Challenging some recent media reports, Roncarolo and other San Raffaele scientists deny that they are planning to leave due to the debt problems. Three scientists who have recently won much-desired European Research Council (ERC) grants—Giulio Cossu, Fulvio Mavilio, and Michele De Palma—are about to relocate to foreign institutions, but ERC grants allow researchers to work wherever they chose for the most part. "Their career moves started long before the economical disaster reached the surface," says Roberto Sitia, a San Raffaele senior scientist. "They will be a big loss for our institute right now, and a failure for the whole country." Still, Sitia acknowledges the financial problems are having some temporary impact. "Now we are not able to hire the future Cossu. Recruiting is on standby and I would not be surprised if our young lions were also looking around."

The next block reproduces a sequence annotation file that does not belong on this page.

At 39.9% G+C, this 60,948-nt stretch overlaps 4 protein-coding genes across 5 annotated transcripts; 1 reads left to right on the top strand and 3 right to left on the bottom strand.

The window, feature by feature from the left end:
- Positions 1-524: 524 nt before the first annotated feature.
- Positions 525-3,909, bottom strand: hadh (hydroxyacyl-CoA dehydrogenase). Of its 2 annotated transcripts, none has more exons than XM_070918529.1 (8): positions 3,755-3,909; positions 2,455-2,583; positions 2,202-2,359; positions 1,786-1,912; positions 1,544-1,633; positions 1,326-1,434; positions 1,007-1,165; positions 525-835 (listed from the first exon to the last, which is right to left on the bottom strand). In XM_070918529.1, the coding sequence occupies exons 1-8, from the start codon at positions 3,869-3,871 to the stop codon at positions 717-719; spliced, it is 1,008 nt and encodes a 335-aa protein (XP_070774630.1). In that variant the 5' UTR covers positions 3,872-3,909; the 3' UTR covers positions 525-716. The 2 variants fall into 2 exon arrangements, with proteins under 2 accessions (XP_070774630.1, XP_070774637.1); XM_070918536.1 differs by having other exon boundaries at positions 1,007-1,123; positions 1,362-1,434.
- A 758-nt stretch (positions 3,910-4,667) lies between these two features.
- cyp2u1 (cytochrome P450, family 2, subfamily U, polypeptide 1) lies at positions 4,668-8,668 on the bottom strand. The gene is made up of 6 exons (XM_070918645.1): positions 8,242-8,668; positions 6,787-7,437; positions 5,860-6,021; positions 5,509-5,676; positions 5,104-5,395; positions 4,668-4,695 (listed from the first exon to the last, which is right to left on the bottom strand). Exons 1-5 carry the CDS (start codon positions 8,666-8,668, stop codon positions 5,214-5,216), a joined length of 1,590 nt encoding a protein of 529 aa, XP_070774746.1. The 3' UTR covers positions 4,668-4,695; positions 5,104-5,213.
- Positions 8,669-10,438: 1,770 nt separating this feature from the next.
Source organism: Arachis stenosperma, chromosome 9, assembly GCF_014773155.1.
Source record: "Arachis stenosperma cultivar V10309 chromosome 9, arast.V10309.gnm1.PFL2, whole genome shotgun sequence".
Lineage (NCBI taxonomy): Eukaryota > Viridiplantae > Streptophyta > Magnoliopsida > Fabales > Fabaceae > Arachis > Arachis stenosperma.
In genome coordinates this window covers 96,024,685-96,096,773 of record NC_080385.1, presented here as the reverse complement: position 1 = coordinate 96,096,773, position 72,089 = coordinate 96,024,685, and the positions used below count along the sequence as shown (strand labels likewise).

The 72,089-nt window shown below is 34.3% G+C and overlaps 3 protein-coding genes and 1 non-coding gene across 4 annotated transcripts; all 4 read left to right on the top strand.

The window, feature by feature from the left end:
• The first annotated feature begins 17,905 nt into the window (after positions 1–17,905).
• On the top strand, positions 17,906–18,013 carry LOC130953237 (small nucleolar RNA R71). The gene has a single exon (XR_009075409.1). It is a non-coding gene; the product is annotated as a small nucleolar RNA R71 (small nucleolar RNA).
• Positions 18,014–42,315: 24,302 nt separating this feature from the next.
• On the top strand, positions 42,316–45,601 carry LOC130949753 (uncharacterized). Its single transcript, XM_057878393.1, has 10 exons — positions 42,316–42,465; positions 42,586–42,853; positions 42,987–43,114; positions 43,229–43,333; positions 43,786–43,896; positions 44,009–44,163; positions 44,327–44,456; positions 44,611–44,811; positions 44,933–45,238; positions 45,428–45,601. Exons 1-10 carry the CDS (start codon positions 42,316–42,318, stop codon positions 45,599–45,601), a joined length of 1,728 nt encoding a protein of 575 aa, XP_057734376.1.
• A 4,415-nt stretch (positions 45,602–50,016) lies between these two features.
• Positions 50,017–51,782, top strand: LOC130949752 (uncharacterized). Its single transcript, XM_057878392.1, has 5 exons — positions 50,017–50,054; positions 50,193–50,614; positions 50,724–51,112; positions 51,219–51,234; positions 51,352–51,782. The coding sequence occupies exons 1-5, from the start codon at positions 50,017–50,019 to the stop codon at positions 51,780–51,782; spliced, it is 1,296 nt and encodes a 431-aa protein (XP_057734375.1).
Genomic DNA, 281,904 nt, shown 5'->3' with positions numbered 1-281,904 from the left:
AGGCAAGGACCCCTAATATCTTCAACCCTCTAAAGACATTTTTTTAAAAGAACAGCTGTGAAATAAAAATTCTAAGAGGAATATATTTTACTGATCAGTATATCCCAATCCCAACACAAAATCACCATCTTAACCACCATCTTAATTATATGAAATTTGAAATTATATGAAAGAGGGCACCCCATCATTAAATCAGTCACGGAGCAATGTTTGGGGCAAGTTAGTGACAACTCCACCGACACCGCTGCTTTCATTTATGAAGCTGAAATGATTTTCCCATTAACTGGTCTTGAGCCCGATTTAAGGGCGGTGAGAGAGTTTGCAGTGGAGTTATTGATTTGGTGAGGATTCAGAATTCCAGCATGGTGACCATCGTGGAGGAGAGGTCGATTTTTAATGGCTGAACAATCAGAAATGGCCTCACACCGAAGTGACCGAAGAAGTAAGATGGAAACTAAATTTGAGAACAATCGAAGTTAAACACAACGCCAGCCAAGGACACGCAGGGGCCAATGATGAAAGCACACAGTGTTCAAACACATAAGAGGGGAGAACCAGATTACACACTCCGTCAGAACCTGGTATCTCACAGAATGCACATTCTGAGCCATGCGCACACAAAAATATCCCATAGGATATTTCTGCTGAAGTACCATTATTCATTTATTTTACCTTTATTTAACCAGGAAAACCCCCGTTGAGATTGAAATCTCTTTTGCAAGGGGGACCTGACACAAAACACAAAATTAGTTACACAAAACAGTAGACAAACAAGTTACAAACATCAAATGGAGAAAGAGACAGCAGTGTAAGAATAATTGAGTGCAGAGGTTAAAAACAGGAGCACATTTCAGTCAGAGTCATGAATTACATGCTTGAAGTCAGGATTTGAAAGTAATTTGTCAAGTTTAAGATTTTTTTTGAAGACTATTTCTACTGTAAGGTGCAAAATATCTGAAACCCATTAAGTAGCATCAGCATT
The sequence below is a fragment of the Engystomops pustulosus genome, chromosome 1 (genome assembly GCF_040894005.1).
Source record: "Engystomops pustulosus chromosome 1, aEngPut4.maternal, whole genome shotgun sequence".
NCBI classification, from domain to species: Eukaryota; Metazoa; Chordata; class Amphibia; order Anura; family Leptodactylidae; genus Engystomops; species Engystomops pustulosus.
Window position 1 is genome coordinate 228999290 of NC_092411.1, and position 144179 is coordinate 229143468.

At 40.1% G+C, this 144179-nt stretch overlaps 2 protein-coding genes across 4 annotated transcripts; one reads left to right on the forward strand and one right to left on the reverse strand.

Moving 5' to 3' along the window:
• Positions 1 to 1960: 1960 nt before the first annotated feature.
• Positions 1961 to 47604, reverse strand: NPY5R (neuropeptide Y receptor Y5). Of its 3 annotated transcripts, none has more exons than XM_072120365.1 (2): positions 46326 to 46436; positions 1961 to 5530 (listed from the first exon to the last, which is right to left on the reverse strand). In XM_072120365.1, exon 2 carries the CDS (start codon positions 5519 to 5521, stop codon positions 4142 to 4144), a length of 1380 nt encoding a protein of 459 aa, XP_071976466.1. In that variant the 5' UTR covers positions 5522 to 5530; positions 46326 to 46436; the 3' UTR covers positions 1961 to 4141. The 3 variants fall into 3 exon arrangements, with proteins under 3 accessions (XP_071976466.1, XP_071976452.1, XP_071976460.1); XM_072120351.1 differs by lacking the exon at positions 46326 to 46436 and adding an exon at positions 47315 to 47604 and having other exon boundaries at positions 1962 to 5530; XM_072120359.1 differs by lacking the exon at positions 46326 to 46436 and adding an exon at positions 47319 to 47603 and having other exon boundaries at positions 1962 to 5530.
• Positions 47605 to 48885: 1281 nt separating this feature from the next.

Moreover, several scientists with ERC grants who recently moved from the United States to join the San Raffaele Institute, such as immunologists Luca Guidotti and Matteo Iannacone, are still trying to resolve if their research funding is at risk. "The ERC must protect the financial interest of E.U. tax payers," says an ERC grant officer. For this reason and given that there are currently ongoing legal proceedings involving the San Rafaele Institute, the ERC cannot proceed with any new agreements to fund San Rafaelle researchers but it will continue to pay existing grants, the officer says.